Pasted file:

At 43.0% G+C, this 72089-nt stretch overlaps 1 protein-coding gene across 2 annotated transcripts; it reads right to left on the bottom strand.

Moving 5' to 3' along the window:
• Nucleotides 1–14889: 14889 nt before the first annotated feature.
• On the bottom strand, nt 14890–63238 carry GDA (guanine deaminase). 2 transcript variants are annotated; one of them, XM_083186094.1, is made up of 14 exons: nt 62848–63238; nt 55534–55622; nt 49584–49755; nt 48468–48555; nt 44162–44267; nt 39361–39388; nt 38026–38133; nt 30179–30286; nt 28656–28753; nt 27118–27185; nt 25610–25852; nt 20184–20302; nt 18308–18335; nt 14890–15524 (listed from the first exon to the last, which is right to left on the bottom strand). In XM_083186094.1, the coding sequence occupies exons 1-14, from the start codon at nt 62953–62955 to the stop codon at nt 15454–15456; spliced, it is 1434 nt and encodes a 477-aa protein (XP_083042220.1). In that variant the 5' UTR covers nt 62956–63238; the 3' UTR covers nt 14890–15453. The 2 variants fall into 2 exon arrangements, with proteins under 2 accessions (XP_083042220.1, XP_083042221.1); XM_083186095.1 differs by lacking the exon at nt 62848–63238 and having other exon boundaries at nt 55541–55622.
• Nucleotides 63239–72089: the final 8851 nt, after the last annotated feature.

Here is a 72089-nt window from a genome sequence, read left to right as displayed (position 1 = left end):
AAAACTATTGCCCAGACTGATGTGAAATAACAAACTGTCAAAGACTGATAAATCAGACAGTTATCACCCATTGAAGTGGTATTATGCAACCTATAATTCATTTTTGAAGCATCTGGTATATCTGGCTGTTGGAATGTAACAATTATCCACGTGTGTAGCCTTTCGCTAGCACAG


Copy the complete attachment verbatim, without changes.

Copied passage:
At 43.0% G+C, this 72089-nt stretch overlaps 1 protein-coding gene across 2 annotated transcripts; it reads right to left on the bottom strand.

Moving 5' to 3' along the window:
• Nucleotides 1–14889: 14889 nt before the first annotated feature.
• On the bottom strand, nt 14890–63238 carry GDA (guanine deaminase). 2 transcript variants are annotated; one of them, XM_083186094.1, is made up of 14 exons: nt 62848–63238; nt 55534–55622; nt 49584–49755; nt 48468–48555; nt 44162–44267; nt 39361–39388; nt 38026–38133; nt 30179–30286; nt 28656–28753; nt 27118–27185; nt 25610–25852; nt 20184–20302; nt 18308–18335; nt 14890–15524 (listed from the first exon to the last, which is right to left on the bottom strand). In XM_083186094.1, the coding sequence occupies exons 1-14, from the start codon at nt 62953–62955 to the stop codon at nt 15454–15456; spliced, it is 1434 nt and encodes a 477-aa protein (XP_083042220.1). In that variant the 5' UTR covers nt 62956–63238; the 3' UTR covers nt 14890–15453. The 2 variants fall into 2 exon arrangements, with proteins under 2 accessions (XP_083042220.1, XP_083042221.1); XM_083186095.1 differs by lacking the exon at nt 62848–63238 and having other exon boundaries at nt 55541–55622.
• Nucleotides 63239–72089: the final 8851 nt, after the last annotated feature.

Here is a 72089-nt window from a genome sequence, read left to right as displayed (position 1 = left end):
AAAACTATTGCCCAGACTGATGTGAAATAACAAACTGTCAAAGACTGATAAATCAGACAGTTATCACCCATTGAAGTGGTATTATGCAACCTATAATTCATTTTTGAAGCATCTGGTATATCTGGCTGTTGGAATGTAACAATTATCCACGTGTGTAGCCTTTCGCTAGCACAG